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In all honesty, this post should be titled, “Why I Try Not to Judge People.” Because the fact is that, try as I might not to, I do still pass judgment on people in my mind and in my heart sometimes. I write people off as being weird, or not funny, or dumb, or immature, or a whole host of other things that I’ve decided in my sinful heart are beneath me or distasteful. Sometimes in my head, I box these people into the categories I’ve selected for them, and until the judgmental mood is broken in me, it is nearly impossible for me to think about them outside of the box I’ve placed them in.
Now there are about a million reasons why I don’t want to be judgmental towards other people. For starters, judgmental people are jerks, and nobody wants to be a jerk. Well, some people do, but they’re in the minority for sure. For the most part, we all want to be liked by the people around us. We want to be highly thought of, but we sort of shoot ourselves in the foot when we’re always calling people out and judging them, and putting them in boxes.
Then there’s the scriptural reasons to not judge people that you’re probably at least passingly familiar with. Jesus said, in his sermon on the mount, “Do not judge, or you too will be judged. For in the same way you judge others, you will be judge, and with the measure you use, it will be measured to you” (Matthew 7:1-2). Jesus then goes on to talk about how strange it would be if you had a 4×4 sticking out of your head, but you were worried about a speck of sawdust that had flown into someone else’s eye. His point is that we all have enough sin in our own lives to worry about without trying to keep tabs on the sin in someone else’s life. Every time I reread this passage and think about what Jesus is saying, my first thought afterwards is, “Crap.” Because I know that he’s right. There is plenty of sin in my own life that I should be trying to get rid of before I start worrying about other people’s sin. Stuff like, well, being judgmental towards others…
And then today I ran across a scriptural reason not to be judgmental that I hadn’t ever really noticed before. The Bible reading plan I’m doing right now had us in Proverbs 16-18. Proverbs 16:5 (ESV) says, “Everyone who is arrogant in heart is an abomination to the LORD; be assured, he will not go unpunished.”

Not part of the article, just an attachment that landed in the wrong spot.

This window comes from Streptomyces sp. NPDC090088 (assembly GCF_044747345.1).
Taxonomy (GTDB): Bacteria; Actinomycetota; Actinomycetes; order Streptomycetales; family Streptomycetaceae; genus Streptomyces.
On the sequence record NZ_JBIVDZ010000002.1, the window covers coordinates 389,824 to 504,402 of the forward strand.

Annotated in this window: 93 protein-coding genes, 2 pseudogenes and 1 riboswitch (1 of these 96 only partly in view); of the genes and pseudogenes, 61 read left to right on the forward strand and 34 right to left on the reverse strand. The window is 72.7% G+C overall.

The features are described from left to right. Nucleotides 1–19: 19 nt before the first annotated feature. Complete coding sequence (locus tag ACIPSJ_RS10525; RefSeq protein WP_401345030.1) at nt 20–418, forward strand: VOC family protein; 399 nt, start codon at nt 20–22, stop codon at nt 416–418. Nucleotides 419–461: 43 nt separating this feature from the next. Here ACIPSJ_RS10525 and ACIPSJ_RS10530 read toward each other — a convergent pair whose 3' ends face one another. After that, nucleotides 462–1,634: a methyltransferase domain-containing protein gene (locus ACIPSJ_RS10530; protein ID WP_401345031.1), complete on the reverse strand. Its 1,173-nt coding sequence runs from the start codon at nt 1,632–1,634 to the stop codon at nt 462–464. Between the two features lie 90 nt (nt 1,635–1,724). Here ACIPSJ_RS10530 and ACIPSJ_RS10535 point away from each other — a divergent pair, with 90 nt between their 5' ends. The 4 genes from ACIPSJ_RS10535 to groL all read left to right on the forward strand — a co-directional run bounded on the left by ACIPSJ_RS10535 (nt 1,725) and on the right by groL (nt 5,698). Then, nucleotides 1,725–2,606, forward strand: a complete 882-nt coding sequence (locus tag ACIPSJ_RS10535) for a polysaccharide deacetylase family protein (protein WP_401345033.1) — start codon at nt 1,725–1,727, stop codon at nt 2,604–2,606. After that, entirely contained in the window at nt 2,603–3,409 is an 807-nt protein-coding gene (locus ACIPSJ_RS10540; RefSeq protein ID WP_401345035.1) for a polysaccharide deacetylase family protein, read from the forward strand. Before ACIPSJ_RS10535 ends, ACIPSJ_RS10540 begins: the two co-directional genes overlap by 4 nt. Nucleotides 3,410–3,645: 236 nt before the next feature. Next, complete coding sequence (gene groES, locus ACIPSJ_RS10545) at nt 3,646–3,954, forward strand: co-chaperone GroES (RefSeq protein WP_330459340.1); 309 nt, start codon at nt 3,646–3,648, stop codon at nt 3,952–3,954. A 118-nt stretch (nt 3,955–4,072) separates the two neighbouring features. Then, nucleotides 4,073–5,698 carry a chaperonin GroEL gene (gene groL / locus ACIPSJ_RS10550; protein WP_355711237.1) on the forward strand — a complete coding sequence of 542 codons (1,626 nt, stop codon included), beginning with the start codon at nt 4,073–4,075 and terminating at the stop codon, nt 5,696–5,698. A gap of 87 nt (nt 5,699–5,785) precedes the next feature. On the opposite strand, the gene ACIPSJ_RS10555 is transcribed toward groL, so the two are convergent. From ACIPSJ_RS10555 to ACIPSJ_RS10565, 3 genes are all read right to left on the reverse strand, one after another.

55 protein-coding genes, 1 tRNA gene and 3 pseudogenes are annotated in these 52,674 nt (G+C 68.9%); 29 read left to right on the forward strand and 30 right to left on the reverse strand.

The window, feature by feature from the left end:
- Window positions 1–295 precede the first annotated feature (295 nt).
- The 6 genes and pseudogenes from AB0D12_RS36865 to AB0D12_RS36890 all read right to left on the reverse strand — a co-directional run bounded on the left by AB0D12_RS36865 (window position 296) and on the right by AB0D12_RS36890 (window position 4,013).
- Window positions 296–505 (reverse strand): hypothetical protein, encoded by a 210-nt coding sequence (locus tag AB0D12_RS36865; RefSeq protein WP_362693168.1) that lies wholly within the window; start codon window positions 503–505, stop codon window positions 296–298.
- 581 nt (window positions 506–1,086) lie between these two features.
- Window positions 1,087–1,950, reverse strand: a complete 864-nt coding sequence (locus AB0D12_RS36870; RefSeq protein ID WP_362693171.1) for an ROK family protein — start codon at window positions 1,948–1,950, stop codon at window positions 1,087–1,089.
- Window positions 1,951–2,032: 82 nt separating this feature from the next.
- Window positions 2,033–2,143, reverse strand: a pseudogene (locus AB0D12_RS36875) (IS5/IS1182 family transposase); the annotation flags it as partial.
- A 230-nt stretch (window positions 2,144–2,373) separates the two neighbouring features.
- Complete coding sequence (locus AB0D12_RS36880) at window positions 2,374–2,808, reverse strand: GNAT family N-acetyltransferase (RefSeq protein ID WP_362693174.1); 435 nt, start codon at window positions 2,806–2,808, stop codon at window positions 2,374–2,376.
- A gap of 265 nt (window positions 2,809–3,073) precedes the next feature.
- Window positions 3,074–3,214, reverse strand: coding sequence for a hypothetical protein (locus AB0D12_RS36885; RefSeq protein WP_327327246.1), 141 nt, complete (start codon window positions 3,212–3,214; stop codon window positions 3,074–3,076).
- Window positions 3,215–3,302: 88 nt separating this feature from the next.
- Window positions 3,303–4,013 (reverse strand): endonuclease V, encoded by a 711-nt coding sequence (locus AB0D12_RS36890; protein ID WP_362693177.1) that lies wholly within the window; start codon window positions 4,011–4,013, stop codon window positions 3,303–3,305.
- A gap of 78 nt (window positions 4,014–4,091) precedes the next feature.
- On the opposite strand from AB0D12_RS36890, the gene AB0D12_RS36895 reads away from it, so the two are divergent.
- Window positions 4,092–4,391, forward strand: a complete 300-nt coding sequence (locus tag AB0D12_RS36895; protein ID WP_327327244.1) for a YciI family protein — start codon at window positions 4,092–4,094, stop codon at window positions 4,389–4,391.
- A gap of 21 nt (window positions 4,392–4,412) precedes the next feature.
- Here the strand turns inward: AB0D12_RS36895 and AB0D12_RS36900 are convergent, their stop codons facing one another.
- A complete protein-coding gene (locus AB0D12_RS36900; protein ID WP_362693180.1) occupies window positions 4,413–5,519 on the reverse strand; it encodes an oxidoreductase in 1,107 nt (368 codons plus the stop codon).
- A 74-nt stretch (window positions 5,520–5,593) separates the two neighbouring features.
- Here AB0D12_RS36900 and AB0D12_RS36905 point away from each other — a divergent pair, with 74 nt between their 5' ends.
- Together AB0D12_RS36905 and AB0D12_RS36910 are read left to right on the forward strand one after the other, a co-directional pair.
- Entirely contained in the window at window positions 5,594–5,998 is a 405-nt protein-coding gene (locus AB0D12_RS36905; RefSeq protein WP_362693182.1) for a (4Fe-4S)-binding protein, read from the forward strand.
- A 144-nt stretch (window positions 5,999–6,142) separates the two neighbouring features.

Now, when I tell you what my initial reaction to this was, you’re probably going to think, “Wow, Joe, that was kind of judgmental.” And, honestly, you’re probably right if you do think that. But when I read that this morning, my first thought was, “Man, I’ve heard so many jerky Christians use that word ‘abomination’ almost exclusively to bash gay people. But I wonder if they realize that the judgmental pride in their own hearts is also an abomination to God?”
Seriously, that’s where my head was at at 7:50 this morning. And even if I was being judgmental towards my jerky Christian brothers and sisters, I think the point still stands. We shouldn’t be judgmental towards others because inevitably when we judge others, we place ourselves above them. I don’t believe it’s possible for one human to place themselves above another human on a spiritual/existence level without being guilty of pride and arrogance. You know what I mean. “Well, yes I have sin in my life. But I’m not as bad as Charles Manson. I’m not as bad as Hitler. I’m not as bad as a gay person.” We arrogantly place ourselves above these “notorious sinners.” Guess who else did this very thing in scripture – the Pharisees. And Jesus didn’t have very many nice things to say about them. That same arrogance in our hearts, the arrogance of the Pharisees, is what Proverbs 16:5 says is an abomination to God himself.
So, I don’t know, maybe it’s just me, but this really struck a chord with me this morning. I think we all need to work towards a place where we can say, with honesty, that we understand and recognize that apart from the grace of God we could very well become the next Hitler, the next Manson. Without God’s grace in our lives, we could easily fall into some sin that would utterly destroy us and those around us. There’s a quote attributed to John Bradford, the English reformer and martyr, that helps me remember this (mostly because it’s sort of poetic and beautiful): “There, but for the grace of God, go I.”